Such discussions obviously reflect the NATO and US commanders’ growing concern about the attacks on their main supply line, which runs from the Pakistani port of Karachi via the Khyber Pass to Kabul and brings in 70 percent of their supplies. The rest is either driven from Karachi via the border town of Chamman to southern Afghanistan, or flown in at enormous expense in transport planes.

“We’re all increasingly concerned,” US Joint Chiefs of Staff Chairman Admiral Mike Mullen told reporters on December 10. “But in that concern, we’ve worked pretty hard to develop options.”

The railway route through Kazakhstan and Uzbekistan sounds a good alternative but it  will have to be endorsed by Russia. In the current situation, it is a difficult possibility given the problems between Moscow and Washington. Yet, it is not impossible if seen in the context of  Moscow’s pragmatic approach towards regional stability through cooperation. If that happens, Pakistan will certainly lose partially, if not altogether, the current leverage that it holds for the US and NATO supplies.

Such an arrangement will also change the strategic map for Pakistan, which would mean it also loses the importance that it gained through the UN Security Council Resolution 1373 in 2001. By virtue of this resolution the “expenses” of the supply line going through Pakistan are included in the payments made to Pakistan for its efforts to fight terrorism. 
Now, regardless of the disastrous consequences of the terror and pilferage campaign for Pakistan, it is interesting to hear from the Interior Advisor Rehman Malik that providing security to the NATO and US supplies is not the government’s responsibility.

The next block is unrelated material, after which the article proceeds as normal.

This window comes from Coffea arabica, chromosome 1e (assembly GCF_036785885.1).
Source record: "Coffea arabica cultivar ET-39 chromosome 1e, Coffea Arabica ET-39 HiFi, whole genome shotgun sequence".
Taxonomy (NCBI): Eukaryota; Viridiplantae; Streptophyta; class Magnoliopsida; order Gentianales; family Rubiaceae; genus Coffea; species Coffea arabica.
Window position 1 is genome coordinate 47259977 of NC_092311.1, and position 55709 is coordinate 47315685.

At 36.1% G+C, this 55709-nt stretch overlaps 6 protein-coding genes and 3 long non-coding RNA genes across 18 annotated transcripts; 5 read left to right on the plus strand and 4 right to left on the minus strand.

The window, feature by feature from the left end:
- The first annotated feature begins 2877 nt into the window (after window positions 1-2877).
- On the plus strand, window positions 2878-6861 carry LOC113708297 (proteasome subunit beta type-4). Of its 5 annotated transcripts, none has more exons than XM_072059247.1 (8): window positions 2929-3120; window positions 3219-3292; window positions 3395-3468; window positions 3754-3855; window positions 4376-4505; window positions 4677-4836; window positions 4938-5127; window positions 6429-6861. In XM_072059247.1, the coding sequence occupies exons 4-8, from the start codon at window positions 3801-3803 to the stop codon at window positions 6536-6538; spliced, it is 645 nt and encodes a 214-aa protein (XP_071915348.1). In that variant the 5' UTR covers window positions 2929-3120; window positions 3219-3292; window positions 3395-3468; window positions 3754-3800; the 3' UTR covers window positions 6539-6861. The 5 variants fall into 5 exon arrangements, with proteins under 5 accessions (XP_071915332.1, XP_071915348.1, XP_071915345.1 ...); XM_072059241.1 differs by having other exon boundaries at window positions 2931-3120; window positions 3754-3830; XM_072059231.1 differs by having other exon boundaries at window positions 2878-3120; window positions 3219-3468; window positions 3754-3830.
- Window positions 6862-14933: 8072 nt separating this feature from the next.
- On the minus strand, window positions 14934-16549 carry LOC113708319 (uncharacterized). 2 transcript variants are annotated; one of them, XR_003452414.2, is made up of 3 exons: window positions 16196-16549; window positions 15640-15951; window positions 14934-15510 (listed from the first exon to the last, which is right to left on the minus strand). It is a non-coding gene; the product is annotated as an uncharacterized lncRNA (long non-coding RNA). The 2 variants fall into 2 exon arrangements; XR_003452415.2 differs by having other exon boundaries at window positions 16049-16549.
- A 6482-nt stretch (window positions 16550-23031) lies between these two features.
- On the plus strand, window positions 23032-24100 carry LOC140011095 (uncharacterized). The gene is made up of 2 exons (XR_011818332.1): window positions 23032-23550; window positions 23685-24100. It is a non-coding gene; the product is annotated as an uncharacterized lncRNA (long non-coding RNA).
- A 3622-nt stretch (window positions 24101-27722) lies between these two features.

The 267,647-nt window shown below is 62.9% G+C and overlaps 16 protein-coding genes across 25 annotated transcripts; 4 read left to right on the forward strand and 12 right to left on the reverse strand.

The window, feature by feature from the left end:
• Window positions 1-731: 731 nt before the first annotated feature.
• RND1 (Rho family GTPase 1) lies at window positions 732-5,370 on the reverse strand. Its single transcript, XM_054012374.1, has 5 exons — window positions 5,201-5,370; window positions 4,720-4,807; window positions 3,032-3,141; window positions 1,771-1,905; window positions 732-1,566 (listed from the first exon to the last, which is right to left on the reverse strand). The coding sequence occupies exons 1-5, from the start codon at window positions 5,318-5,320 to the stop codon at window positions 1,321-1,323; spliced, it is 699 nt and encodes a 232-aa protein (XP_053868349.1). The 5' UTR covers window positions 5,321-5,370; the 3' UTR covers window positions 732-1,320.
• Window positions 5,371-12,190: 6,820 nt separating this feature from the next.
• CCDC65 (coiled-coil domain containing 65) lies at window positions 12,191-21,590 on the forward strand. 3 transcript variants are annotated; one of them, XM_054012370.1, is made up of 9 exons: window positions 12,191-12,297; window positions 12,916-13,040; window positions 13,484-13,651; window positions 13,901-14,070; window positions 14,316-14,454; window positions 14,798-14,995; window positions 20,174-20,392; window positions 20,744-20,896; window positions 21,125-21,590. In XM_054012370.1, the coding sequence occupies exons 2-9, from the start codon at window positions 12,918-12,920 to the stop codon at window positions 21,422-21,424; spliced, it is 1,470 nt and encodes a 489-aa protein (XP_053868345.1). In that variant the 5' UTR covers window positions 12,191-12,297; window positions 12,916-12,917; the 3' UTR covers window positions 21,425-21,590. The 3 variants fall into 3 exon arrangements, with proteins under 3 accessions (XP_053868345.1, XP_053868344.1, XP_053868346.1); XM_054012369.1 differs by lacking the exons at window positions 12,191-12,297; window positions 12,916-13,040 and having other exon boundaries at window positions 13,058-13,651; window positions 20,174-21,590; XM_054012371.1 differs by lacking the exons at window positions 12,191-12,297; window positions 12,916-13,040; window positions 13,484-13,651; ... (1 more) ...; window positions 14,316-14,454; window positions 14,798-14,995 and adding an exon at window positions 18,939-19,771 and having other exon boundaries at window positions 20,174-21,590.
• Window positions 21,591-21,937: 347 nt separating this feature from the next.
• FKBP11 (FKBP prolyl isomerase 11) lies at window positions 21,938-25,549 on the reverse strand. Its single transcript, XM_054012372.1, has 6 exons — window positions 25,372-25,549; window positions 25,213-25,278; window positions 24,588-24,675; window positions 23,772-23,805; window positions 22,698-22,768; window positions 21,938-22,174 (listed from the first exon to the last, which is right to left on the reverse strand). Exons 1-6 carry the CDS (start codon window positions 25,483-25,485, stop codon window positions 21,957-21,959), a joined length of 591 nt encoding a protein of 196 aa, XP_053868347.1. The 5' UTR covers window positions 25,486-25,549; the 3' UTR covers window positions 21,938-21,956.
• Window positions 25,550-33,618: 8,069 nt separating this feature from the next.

Talking to reporters in the parliament house on December 15, Malik said the private cargo carriers themselves are responsible for the safety of these supplies. 
Viewed against Pakistan’s commitment to the war on terror as the most favourable NATO ally, as well as the fundamental responsibility of the state to protect life and property on its soil, Rehman Mailk’s statement  came as a surprise. In fact sounded ridiculous and irresponsible. And it is such attitude that also fuels perceptions in the Frontier Province as well as FATA.

During a three day stay in Peshawar, the author held several meetings with civil and military officials, common citizens and journalists to figure out what they thought of the attacks on the US cargo awaiting onward shipment to Afghanistan.
The majority of the people believe that intelligence agencies and elements within the Pakistan army may be behind it. Why, I asked.

may force them to leave Afghanistan,” was the answer by the majority of respondents. They believed the torching of such cargo is an attempt to cover-up massive pilferages including military hard-ware.